Singapore and the Philippines should continue to strengthen ties and do more together, especially in the face of uncertainties in the global economy, said President Halimah Yacob yesterday.
She highlighted three areas of cooperation - infrastructure development, human capital and innovation - in her opening speech at the 14th Philippines-Singapore Business Council meeting.
"Singapore stands ready to share our developmental experiences and expertise in areas of interest to the Philippines. This could be done through a range of channels, including through cross-border partnerships among our enterprises," Madam Halimah said.
She added that human capital is important, saying: "Our two countries can collaborate in developing talents with suitable skill sets to power a globalised digital economy. Business communities can play an important role by offering exchange training programmes and internships in both markets."
Finally, she noted that innovation is the ultimate driver to long-term economic growth. The Philippines can be a test bed for Singapore ideas, while Singapore can serve as a base for Philippine start-ups to scale their operations and expand globally, she suggested.
"We should encourage more collaboration between entrepreneurs from our two countries and link up our innovation ecosystems... I also met several Singapore business representatives on Monday. I am happy to learn that our small and medium enterprises see opportunities in many sectors in the Philippines," she said.
The President added: "We must dream big... why not Silicon Valley right here in the region?"
Madam Halimah is on her first state visit to the Philippines, which comes as the two nations mark the 50th anniversary of bilateral ties.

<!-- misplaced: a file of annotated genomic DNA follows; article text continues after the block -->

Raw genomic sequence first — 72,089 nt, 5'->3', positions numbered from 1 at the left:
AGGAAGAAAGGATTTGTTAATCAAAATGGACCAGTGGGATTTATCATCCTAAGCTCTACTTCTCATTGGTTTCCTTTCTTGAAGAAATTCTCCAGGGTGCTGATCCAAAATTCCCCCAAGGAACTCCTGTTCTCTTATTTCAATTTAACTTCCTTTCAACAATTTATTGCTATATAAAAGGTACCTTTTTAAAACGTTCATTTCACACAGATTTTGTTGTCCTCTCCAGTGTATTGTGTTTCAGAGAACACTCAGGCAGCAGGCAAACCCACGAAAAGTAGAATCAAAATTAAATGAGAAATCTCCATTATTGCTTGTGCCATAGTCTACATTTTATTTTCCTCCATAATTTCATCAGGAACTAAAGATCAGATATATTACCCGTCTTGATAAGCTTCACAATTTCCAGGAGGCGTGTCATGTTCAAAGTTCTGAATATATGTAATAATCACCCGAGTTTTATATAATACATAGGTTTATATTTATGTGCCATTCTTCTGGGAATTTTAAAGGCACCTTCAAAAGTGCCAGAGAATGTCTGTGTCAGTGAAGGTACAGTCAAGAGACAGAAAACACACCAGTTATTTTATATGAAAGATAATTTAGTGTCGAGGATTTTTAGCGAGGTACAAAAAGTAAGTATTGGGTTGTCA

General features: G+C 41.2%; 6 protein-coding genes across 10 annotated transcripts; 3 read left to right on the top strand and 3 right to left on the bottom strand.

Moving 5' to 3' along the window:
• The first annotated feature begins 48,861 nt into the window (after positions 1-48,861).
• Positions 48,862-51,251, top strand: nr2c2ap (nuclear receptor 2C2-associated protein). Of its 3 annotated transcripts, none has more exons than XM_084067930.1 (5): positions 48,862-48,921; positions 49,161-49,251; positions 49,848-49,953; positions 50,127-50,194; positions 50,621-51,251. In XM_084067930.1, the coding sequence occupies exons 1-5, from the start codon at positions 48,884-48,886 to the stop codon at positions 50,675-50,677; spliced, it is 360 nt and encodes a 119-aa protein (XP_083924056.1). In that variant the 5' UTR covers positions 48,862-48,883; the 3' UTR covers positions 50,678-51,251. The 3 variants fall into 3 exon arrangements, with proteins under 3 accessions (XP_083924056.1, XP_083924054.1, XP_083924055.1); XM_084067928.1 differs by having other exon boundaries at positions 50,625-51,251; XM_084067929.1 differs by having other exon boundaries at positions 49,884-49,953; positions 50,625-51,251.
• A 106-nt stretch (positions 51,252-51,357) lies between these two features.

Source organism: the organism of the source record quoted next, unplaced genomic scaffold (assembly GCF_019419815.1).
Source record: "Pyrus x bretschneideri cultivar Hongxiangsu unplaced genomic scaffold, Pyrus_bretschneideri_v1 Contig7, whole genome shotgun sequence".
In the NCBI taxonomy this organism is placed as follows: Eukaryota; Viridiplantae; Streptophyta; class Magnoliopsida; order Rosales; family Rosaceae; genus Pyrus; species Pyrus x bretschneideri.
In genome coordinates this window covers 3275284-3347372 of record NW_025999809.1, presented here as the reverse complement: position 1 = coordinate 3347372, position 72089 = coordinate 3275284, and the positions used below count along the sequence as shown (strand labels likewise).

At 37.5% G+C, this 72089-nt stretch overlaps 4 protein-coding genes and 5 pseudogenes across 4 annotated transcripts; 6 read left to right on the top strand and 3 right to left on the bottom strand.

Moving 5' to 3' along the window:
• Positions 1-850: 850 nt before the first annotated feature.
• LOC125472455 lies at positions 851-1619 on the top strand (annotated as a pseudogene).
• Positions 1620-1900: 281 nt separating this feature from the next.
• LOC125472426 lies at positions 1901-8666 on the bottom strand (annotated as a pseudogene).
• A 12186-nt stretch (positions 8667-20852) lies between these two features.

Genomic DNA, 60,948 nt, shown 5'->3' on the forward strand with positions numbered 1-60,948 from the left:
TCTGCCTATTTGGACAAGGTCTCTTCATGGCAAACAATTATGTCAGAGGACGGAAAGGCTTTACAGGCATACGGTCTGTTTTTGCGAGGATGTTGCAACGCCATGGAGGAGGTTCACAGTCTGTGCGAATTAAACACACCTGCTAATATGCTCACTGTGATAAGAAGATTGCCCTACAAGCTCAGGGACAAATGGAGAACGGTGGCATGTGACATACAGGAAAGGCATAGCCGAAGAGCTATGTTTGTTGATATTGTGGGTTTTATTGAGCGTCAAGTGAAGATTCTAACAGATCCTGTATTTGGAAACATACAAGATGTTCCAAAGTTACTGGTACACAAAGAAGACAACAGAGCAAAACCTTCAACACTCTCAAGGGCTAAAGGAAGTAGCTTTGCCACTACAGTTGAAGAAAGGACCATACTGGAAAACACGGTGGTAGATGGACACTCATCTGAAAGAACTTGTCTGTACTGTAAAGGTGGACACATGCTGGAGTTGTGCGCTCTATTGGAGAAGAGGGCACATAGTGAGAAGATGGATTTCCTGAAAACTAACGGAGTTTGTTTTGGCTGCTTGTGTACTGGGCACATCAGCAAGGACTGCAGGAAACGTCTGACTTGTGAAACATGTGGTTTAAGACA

The Philippines-Singapore Business Council was set up in 1994 by then Philippine President Fidel Ramos and then Singapore Prime Minister Goh Chok Tong.
"The (council) has contributed significantly to the development of Singapore-Philippines economic ties. In collaboration with other business chambers, enterprises and public agencies such as Enterprise Singapore, it has built extensive business linkages between our two countries," Madam Halimah said.
She added that the economic ties have grown from strength to strength over the years. Singapore was the Philippines' largest trading partner last year among Asean member states and the second-largest foreign investor last year.
Philippine companies with an established presence in Singapore include fast-food chain Jollibee, which has six outlets in the Republic.
"With this solid foundation, let us continue to strengthen this meaningful partnership for the mutual benefit of our two peoples," Madam Halimah said.
At a banquet hosted by Davao City Mayor Sara Duterte, Madam Halimah said: "There are strong synergies for economic cooperation and business partnerships in many industry sectors and geographical locations across the Philippines.
"Singapore looks forward to fostering closer city-to-city links with Davao City. Davao City, together with Manila and Cebu City, is part of the Asean Smart Cities Network which was launched in Singapore last year."
This brings many opportunities for both countries to collaborate in areas like infrastructure development, as well as smart and sustainable urban solutions, she added.